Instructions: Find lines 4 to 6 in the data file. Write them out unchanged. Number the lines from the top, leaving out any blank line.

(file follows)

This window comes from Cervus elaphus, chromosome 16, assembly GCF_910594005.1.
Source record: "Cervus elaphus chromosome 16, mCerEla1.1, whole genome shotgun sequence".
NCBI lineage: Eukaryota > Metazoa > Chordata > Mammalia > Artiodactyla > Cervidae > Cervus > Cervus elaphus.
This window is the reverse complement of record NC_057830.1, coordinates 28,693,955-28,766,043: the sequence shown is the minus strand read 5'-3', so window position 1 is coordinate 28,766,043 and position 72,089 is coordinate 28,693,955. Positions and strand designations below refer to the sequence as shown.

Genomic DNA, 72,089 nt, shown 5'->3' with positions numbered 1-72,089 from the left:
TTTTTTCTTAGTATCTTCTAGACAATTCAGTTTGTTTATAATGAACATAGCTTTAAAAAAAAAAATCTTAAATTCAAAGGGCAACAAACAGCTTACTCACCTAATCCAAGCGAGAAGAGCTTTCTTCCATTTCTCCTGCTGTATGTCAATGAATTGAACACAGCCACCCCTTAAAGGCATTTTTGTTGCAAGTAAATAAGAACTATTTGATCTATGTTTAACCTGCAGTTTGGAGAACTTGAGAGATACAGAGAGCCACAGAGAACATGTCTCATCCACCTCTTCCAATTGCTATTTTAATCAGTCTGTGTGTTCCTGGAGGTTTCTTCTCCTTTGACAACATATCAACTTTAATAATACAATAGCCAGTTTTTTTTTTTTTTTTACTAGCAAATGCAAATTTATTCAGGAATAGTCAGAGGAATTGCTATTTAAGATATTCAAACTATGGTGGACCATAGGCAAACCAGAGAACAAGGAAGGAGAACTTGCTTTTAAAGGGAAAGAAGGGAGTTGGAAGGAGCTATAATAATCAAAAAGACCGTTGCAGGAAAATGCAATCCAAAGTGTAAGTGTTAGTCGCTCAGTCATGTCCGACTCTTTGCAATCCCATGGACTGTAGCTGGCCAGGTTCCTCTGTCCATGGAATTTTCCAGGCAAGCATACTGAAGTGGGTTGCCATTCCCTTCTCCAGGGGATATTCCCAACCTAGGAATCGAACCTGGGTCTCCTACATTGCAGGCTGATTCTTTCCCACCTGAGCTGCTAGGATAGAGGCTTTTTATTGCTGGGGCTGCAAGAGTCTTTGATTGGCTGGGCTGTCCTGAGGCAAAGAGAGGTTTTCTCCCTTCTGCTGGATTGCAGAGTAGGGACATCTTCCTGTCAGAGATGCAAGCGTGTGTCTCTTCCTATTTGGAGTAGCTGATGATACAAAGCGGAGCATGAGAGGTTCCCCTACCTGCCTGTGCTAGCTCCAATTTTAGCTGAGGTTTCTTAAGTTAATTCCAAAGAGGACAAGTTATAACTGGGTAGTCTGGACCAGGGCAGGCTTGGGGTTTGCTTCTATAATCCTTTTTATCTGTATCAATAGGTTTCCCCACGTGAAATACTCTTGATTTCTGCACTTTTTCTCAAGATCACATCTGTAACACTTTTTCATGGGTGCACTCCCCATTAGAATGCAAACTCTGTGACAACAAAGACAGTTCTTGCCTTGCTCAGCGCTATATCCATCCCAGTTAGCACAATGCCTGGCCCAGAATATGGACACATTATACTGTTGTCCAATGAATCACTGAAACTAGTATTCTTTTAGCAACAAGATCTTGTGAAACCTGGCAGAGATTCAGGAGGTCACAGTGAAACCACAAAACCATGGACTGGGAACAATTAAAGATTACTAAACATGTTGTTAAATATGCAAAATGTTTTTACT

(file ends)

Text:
This window is the reverse complement of record NC_057830.1, coordinates 28,693,955-28,766,043: the sequence shown is the minus strand read 5'-3', so window position 1 is coordinate 28,766,043 and position 72,089 is coordinate 28,693,955. Positions and strand designations below refer to the sequence as shown.

Genomic DNA, 72,089 nt, shown 5'->3' with positions numbered 1-72,089 from the left:
TTTTTTCTTAGTATCTTCTAGACAATTCAGTTTGTTTATAATGAACATAGCTTTAAAAAAAAAAATCTTAAATTCAAAGGGCAACAAACAGCTTACTCACCTAATCCAAGCGAGAAGAGCTTTCTTCCATTTCTCCTGCTGTATGTCAATGAATTGAACACAGCCACCCCTTAAAGGCATTTTTGTTGCAAGTAAATAAGAACTATTTGATCTATGTTTAACCTGCAGTTTGGAGAACTTGAGAGATACAGAGAGCCACAGAGAACATGTCTCATCCACCTCTTCCAATTGCTATTTTAATCAGTCTGTGTGTTCCTGGAGGTTTCTTCTCCTTTGACAACATATCAACTTTAATAATACAATAGCCAGTTTTTTTTTTTTTTTTACTAGCAAATGCAAATTTATTCAGGAATAGTCAGAGGAATTGCTATTTAAGATATTCAAACTATGGTGGACCATAGGCAAACCAGAGAACAAGGAAGGAGAACTTGCTTTTAAAGGGAAAGAAGGGAGTTGGAAGGAGCTATAATAATCAAAAAGACCGTTGCAGGAAAATGCAATCCAAAGTGTAAGTGTTAGTCGCTCAGTCATGTCCGACTCTTTGCAATCCCATGGACTGTAGCTGGCCAGGTTCCTCTGTCCATGGAATTTTCCAGGCAAGCATACTGAAGTGGGTTGCCATTCCCTTCTCCAGGGGATATTCCCAACCTAGGAATCGAACCTGGGTCTCCTACATTGCAGGCTGATTCTTTCCCACCTGAGCTGCTAGGATAGAGGCTTTTTATTGCTGGGGCTGCAAGAGTCTTTGATTGGCTGGGCTGTCCTGAGGCAAAGAGAGGTTTTCTCCCTTCTGCTGGATTGCAGAGTAGGGACATCTTCCTGTCAGAGATGCAAGCGTGTGTCTCTTCCTATTTGGAGTAGCTGATGATACAAAGCGGAGCATGAGAGGTTCCCCTACCTGCCTGTGCTAGCTCCAATTTTAGCTGAGGTTTCTTAAGTTAATTCCAAAGAGGACAAGTTATAACTGGGTAGTCTGGACCAGGGCAGGCTTGGGGTTTGCTTCTATAATCCTTTTTATCTGTATCAATAGGTTTCCCCACGTGAAATACTCTTGATTTCTGCACTTTTTCTCAAGATCACATCTGTAACACTTTTTCATGGGTGCACTCCCCATTAGAATGCAAACTCTGTGACAACAAAGACAGTTCTTGCCTTGCTCAGCGCTATATCCATCCCAGTTAGCACAATGCCTGGCCCAGAATATGGACACATTATACTGTTGTCCAATGAATCACTGAAACTAGTATTCTTTTAGCAACAAGATCTTGTGAAACCTGGCAGAGATTCAGGAGGTCACAGTGAAACCACAAAACCATGGACTGGGAACAATTAAAGATTACTAAACATGTTGTTAAATATGCAAAATGTTTTTACT